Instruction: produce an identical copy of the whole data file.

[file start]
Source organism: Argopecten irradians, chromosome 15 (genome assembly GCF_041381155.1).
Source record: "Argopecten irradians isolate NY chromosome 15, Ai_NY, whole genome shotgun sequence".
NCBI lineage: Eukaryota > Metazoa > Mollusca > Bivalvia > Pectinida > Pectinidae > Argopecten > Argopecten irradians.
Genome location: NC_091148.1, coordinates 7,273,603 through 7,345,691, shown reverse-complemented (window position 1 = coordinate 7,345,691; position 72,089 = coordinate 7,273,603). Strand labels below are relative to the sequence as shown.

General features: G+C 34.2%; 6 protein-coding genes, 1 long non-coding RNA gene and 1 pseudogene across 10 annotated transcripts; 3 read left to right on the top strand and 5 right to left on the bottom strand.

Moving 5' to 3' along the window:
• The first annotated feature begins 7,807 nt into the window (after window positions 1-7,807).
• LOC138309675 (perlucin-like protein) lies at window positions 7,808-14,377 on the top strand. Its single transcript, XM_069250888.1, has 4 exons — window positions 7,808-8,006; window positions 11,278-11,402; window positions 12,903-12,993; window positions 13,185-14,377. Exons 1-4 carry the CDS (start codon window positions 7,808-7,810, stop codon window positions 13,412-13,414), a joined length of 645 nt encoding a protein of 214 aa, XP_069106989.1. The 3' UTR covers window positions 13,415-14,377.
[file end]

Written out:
Source organism: Argopecten irradians, chromosome 15 (genome assembly GCF_041381155.1).
Source record: "Argopecten irradians isolate NY chromosome 15, Ai_NY, whole genome shotgun sequence".
NCBI lineage: Eukaryota > Metazoa > Mollusca > Bivalvia > Pectinida > Pectinidae > Argopecten > Argopecten irradians.
Genome location: NC_091148.1, coordinates 7,273,603 through 7,345,691, shown reverse-complemented (window position 1 = coordinate 7,345,691; position 72,089 = coordinate 7,273,603). Strand labels below are relative to the sequence as shown.

General features: G+C 34.2%; 6 protein-coding genes, 1 long non-coding RNA gene and 1 pseudogene across 10 annotated transcripts; 3 read left to right on the top strand and 5 right to left on the bottom strand.

Moving 5' to 3' along the window:
• The first annotated feature begins 7,807 nt into the window (after window positions 1-7,807).
• LOC138309675 (perlucin-like protein) lies at window positions 7,808-14,377 on the top strand. Its single transcript, XM_069250888.1, has 4 exons — window positions 7,808-8,006; window positions 11,278-11,402; window positions 12,903-12,993; window positions 13,185-14,377. Exons 1-4 carry the CDS (start codon window positions 7,808-7,810, stop codon window positions 13,412-13,414), a joined length of 645 nt encoding a protein of 214 aa, XP_069106989.1. The 3' UTR covers window positions 13,415-14,377.